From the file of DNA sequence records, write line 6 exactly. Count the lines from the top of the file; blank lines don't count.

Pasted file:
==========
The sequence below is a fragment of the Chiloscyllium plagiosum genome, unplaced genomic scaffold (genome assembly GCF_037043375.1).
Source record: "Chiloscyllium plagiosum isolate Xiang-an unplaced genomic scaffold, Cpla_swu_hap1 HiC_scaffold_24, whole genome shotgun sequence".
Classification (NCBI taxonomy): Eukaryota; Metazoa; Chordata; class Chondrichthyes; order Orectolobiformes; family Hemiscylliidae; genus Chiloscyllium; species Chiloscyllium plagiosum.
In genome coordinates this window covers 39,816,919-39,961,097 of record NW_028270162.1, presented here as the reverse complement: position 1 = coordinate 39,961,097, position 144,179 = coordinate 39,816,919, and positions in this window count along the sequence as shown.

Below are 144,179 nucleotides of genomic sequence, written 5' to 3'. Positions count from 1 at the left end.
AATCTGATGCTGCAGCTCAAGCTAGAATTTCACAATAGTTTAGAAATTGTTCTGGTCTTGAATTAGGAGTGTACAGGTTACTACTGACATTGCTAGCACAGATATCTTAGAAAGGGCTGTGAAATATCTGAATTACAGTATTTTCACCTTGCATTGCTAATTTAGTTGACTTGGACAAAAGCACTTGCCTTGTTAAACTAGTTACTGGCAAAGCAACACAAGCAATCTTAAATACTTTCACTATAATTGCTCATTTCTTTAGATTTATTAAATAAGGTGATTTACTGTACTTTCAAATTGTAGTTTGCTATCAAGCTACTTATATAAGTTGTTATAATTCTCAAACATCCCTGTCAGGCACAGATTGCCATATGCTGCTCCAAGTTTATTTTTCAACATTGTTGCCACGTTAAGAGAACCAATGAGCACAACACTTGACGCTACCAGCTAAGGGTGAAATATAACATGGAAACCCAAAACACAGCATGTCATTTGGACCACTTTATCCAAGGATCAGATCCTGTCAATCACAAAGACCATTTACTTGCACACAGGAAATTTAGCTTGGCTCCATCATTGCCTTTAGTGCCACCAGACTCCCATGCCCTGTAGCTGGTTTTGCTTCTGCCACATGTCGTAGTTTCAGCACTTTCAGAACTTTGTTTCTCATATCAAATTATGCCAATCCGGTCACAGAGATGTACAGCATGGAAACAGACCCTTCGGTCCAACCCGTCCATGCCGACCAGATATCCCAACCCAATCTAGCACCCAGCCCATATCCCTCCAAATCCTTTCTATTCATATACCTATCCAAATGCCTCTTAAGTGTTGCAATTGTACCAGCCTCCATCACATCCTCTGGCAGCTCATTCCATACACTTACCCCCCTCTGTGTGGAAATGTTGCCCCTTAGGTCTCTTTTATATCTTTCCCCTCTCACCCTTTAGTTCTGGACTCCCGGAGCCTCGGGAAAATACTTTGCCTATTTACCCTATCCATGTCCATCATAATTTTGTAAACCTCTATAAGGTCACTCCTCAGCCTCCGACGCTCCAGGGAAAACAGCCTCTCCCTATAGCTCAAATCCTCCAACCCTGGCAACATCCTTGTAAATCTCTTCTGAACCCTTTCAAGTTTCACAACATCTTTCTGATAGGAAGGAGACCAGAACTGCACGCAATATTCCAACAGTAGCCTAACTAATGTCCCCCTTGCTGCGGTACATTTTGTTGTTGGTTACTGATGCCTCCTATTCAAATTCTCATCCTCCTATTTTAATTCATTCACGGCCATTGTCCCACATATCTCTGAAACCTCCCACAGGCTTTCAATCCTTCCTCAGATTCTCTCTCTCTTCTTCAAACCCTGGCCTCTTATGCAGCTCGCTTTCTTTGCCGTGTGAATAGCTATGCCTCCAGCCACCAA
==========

AATCTGATGCTGCAGCTCAAGCTAGAATTTCACAATAGTTTAGAAATTGTTCTGGTCTTGAATTAGGAGTGTACAGGTTACTACTGACATTGCTAGCACAGATATCTTAGAAAGGGCTGTGAAATATCTGAATTACAGTATTTTCACCTTGCATTGCTAATTTAGTTGACTTGGACAAAAGCACTTGCCTTGTTAAACTAGTTACTGGCAAAGCAACACAAGCAATCTTAAATACTTTCACTATAATTGCTCATTTCTTTAGATTTATTAAATAAGGTGATTTACTGTACTTTCAAATTGTAGTTTGCTATCAAGCTACTTATATAAGTTGTTATAATTCTCAAACATCCCTGTCAGGCACAGATTGCCATATGCTGCTCCAAGTTTATTTTTCAACATTGTTGCCACGTTAAGAGAACCAATGAGCACAACACTTGACGCTACCAGCTAAGGGTGAAATATAACATGGAAACCCAAAACACAGCATGTCATTTGGACCACTTTATCCAAGGATCAGATCCTGTCAATCACAAAGACCATTTACTTGCACACAGGAAATTTAGCTTGGCTCCATCATTGCCTTTAGTGCCACCAGACTCCCATGCCCTGTAGCTGGTTTTGCTTCTGCCACATGTCGTAGTTTCAGCACTTTCAGAACTTTGTTTCTCATATCAAATTATGCCAATCCGGTCACAGAGATGTACAGCATGGAAACAGACCCTTCGGTCCAACCCGTCCATGCCGACCAGATATCCCAACCCAATCTAGCACCCAGCCCATATCCCTCCAAATCCTTTCTATTCATATACCTATCCAAATGCCTCTTAAGTGTTGCAATTGTACCAGCCTCCATCACATCCTCTGGCAGCTCATTCCATACACTTACCCCCCTCTGTGTGGAAATGTTGCCCCTTAGGTCTCTTTTATATCTTTCCCCTCTCACCCTTTAGTTCTGGACTCCCGGAGCCTCGGGAAAATACTTTGCCTATTTACCCTATCCATGTCCATCATAATTTTGTAAACCTCTATAAGGTCACTCCTCAGCCTCCGACGCTCCAGGGAAAACAGCCTCTCCCTATAGCTCAAATCCTCCAACCCTGGCAACATCCTTGTAAATCTCTTCTGAACCCTTTCAAGTTTCACAACATCTTTCTGATAGGAAGGAGACCAGAACTGCACGCAATATTCCAACAGTAGCCTAACTAATGTCCCCCTTGCTGCGGTACATTTTGTTGTTGGTTACTGATGCCTCCTATTCAAATTCTCATCCTCCTATTTTAATTCATTCACGGCCATTGTCCCACATATCTCTGAAACCTCCCACAGGCTTTCAATCCTTCCTCAGATTCTCTCTCTCTTCTTCAAACCCTGGCCTCTTATGCAGCTCGCTTTCTTTGCCGTGTGAATAGCTATGCCTCCAGCCACCAA